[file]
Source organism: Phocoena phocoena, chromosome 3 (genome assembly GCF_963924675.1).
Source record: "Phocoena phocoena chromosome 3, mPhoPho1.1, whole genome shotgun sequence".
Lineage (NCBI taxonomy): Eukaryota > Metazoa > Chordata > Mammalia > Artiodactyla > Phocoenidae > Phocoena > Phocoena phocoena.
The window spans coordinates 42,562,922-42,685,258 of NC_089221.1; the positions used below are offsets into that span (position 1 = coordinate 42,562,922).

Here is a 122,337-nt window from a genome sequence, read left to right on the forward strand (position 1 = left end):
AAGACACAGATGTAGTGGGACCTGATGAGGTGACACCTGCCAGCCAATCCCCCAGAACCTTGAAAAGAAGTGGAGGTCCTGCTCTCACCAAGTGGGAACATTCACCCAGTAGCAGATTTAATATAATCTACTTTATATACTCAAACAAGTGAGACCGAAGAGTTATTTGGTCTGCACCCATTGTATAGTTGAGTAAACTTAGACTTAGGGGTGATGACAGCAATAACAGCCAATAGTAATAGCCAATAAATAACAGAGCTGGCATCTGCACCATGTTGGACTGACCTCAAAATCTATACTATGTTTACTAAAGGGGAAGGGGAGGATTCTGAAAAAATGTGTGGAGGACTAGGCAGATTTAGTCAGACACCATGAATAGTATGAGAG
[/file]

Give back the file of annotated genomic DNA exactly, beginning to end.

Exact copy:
Source organism: Phocoena phocoena, chromosome 3 (genome assembly GCF_963924675.1).
Source record: "Phocoena phocoena chromosome 3, mPhoPho1.1, whole genome shotgun sequence".
Lineage (NCBI taxonomy): Eukaryota > Metazoa > Chordata > Mammalia > Artiodactyla > Phocoenidae > Phocoena > Phocoena phocoena.
The window spans coordinates 42,562,922-42,685,258 of NC_089221.1; the positions used below are offsets into that span (position 1 = coordinate 42,562,922).

Here is a 122,337-nt window from a genome sequence, read left to right on the forward strand (position 1 = left end):
AAGACACAGATGTAGTGGGACCTGATGAGGTGACACCTGCCAGCCAATCCCCCAGAACCTTGAAAAGAAGTGGAGGTCCTGCTCTCACCAAGTGGGAACATTCACCCAGTAGCAGATTTAATATAATCTACTTTATATACTCAAACAAGTGAGACCGAAGAGTTATTTGGTCTGCACCCATTGTATAGTTGAGTAAACTTAGACTTAGGGGTGATGACAGCAATAACAGCCAATAGTAATAGCCAATAAATAACAGAGCTGGCATCTGCACCATGTTGGACTGACCTCAAAATCTATACTATGTTTACTAAAGGGGAAGGGGAGGATTCTGAAAAAATGTGTGGAGGACTAGGCAGATTTAGTCAGACACCATGAATAGTATGAGAG